Document Properties (aka Fields) The document given is managed with SAP’s DMS. It contains quite a number of DMS related document properties. For our assignment we need to process a few. There seems to be different kinds of properties in Word: proprietary and generic. DocX could only set generic properties.

MS Word Template Format We discovered that document properties were only rendered properly, if the MS Word application created the final instance. Hence we processed a Word template file (aka .dotx) that is eventually opend by the user’s MS Word.

Low-level document processing There are multiple ways to implement checkboxes in MS Word. Unfortunatly neither were supported by DocX. This was our motive to switch to Text Control - before we returned to DocX. However, the feature acted erratic (at least in conjunction with our client’s template). And we ended up low-level implementing checkboxes in DocX based on this post.

Markers To identify document objects (e.g. tables, checkboxes, etc.) we used markers in the document. For tables, we simply added an identifier string with delimiters, e.g. @hist@. We put it in most top-left cell, as we can guarantee its existence. These strings may easily be modified by non-developers. BTW: Word allows to add a font property to omit printing.

Generalized Proceeding

  1. Switch to OXML to process the document with DocX we need an XML format. We used word for conversion.
  2. Use a Word Template (aka .dotx) Subsequently the MS Word application of the end user creates the eventual instance of the document. We assume that Microsoft applies the most resiliant engine to render the final document.
  3. Hard Code Values True, hard coding template variables contradicts the concept of variables (and templates). However, we suggest to check if the template is not too generic and may be “initialized”.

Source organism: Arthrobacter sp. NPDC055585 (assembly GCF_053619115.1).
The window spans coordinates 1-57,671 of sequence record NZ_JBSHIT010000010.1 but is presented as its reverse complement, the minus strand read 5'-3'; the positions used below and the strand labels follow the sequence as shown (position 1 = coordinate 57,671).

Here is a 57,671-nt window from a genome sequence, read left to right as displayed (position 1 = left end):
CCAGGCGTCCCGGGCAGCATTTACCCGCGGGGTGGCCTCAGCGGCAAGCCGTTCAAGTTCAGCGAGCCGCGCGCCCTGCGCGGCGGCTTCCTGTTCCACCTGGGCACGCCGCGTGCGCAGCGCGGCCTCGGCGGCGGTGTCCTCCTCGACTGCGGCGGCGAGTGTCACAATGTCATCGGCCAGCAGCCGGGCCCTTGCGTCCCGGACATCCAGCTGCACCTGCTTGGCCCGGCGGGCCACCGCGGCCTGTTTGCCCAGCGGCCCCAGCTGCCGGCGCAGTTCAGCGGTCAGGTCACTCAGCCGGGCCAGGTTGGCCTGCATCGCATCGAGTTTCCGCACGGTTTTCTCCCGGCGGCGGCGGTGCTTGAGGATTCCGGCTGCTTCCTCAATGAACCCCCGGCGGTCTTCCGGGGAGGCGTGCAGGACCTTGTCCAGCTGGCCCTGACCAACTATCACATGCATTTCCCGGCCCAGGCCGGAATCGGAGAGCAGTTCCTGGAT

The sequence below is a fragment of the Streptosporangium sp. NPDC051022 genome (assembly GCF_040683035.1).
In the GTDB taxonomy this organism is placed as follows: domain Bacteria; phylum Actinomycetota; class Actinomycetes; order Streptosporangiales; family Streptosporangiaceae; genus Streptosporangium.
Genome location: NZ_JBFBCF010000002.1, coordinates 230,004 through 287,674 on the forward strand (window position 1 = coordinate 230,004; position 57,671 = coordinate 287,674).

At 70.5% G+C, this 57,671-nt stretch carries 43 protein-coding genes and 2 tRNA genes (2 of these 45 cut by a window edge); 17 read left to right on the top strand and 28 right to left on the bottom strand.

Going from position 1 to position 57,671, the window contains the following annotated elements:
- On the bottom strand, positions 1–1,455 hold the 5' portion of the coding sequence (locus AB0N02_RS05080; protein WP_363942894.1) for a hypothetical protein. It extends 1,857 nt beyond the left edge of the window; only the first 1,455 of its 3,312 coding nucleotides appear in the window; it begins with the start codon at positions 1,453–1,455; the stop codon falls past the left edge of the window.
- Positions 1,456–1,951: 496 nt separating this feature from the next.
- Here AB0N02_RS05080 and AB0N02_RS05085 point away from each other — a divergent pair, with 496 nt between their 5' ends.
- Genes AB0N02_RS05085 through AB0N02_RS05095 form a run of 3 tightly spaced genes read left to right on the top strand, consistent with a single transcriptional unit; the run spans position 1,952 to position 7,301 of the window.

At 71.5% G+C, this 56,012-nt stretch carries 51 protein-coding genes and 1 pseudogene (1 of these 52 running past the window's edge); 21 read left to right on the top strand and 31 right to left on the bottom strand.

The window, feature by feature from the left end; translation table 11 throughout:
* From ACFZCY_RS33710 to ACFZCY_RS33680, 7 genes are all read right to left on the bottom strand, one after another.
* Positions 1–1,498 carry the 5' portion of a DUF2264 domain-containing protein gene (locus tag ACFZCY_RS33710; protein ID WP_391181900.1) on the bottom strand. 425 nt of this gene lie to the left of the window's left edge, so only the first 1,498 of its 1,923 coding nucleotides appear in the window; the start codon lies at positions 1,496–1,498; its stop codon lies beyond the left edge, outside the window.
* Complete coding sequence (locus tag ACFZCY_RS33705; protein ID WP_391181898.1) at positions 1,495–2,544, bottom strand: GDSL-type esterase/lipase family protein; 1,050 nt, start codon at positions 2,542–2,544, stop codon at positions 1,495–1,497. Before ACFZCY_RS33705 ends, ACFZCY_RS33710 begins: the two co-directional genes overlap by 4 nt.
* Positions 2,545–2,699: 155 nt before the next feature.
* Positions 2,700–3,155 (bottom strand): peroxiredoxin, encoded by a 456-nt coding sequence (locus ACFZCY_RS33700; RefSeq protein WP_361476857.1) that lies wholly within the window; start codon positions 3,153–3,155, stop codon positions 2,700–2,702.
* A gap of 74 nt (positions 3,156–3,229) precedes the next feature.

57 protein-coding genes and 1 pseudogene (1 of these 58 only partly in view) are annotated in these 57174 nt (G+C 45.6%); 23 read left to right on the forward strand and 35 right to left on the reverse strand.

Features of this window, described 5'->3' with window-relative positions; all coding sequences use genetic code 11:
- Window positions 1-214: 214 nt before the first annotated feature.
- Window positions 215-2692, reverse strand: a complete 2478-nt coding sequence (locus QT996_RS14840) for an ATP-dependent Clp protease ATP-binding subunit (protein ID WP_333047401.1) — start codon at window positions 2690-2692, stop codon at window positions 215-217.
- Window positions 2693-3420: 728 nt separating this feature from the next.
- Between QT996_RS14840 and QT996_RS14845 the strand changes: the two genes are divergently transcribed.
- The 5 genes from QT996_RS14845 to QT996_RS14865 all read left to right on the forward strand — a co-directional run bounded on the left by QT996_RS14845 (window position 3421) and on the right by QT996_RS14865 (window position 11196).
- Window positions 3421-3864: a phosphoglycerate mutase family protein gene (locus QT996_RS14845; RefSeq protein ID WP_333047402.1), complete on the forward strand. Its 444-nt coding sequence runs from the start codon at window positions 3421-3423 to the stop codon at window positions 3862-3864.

4. Set Markes We suggest simple identifier string with a predefined delimiter in table or plain text. Checkboxes may be marked and identified with their Bookmark property.
  5. Redo Corrupted Elements We stumbled over a corrupted tables and document properties in the final document. These could be resolved by deleting the object in the template and rebuild it with MS Word.
  6. Manipulate XML If the framework doesn’t cover the desired processing you can still default to XML manipulation (given .docx / .dotx).

Lessons learned

Two Approaches: Document Manipulation vs. Generation

Our assignment was to manipulate an existing word document. This quite different from generating a new document from scratch (e.g. an invoice) and essentially denotes the two frameworks different qualities.

Text Control has quite elaborate features to generate new documents from specifically designed templates. Since we could not completely rebuild the existing template, those qualities were irrelevant.

DocX however is an XML manipulator. It doesn’t need to parse the whole document (to rebuild it) for isolated changes. Inconsistencies or corruption in other spots of the document may be ignored.

We think this is the most critical aspect, why DocX solved our problem better than Text Control.

###OXML Opens a Door to Low-Level Manipulation
We’d like to avoid the complexity of the Word file format - that’s why we employ frameworks.

However, as we had to do so for checkboxes the experience was quite positive: The XML manipulation integrates surprisingly smooth with DocX. It’s feasible, paricuarly if your concern is limited and you don’t have to parse the complete document.

.NET Disclaimer

We can only speak for .NET as we haven’t tried other platforms. We’d honestly be surprised if other platforms do much better. However, the result is particularly disappointing as in the Windows environment MS Word processing should be a walk in the park.

Image credits for the cover image go to Ivo Novák.